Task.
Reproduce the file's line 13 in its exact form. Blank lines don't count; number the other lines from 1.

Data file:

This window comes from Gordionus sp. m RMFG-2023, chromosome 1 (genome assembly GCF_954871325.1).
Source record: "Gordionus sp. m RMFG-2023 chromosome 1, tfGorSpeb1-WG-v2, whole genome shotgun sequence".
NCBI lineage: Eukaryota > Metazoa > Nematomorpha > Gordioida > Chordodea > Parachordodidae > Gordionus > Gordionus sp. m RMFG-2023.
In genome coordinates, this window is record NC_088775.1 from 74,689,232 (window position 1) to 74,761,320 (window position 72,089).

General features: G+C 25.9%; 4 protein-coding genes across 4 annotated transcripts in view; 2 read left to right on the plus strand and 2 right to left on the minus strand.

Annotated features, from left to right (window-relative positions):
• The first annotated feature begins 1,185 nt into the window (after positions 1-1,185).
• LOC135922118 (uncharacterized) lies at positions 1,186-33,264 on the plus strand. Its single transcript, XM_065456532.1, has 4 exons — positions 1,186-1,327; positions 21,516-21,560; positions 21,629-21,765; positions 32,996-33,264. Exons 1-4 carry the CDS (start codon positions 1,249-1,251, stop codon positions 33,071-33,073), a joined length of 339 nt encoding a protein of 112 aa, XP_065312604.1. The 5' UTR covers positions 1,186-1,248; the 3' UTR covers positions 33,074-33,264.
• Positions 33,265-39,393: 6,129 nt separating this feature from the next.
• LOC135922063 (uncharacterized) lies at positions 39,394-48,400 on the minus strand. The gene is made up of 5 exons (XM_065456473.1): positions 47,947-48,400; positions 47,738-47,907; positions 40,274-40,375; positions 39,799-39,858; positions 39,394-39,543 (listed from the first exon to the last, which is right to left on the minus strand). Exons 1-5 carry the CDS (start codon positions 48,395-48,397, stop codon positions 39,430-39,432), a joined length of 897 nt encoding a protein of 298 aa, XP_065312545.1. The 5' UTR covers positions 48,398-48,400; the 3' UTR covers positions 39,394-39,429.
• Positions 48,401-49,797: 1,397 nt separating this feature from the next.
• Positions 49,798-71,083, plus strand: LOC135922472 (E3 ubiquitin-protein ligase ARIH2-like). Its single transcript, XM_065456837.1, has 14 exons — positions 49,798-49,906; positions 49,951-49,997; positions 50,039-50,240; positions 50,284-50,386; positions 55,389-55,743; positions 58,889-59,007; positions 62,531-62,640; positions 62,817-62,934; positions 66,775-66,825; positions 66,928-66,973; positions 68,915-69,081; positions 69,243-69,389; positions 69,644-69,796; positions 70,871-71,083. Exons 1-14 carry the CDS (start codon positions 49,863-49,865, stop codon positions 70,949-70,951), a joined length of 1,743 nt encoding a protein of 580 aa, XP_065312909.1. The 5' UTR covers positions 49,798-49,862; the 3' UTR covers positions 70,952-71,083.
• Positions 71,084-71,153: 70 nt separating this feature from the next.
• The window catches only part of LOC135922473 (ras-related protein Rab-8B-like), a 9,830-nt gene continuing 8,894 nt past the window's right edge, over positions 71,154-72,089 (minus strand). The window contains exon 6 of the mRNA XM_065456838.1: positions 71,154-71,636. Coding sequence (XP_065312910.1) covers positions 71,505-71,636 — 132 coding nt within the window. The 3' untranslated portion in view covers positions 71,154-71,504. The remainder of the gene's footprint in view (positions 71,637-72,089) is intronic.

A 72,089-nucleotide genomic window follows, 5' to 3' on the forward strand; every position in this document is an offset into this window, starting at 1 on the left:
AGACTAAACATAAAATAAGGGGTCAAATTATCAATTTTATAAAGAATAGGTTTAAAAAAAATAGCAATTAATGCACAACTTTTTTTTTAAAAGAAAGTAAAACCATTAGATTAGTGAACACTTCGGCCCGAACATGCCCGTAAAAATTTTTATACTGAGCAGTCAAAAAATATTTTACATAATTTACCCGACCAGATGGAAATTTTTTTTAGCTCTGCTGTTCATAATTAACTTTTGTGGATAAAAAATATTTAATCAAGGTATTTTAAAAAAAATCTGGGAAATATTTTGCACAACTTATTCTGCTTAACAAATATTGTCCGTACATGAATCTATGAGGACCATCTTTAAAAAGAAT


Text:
• Positions 71,084-71,153: 70 nt separating this feature from the next.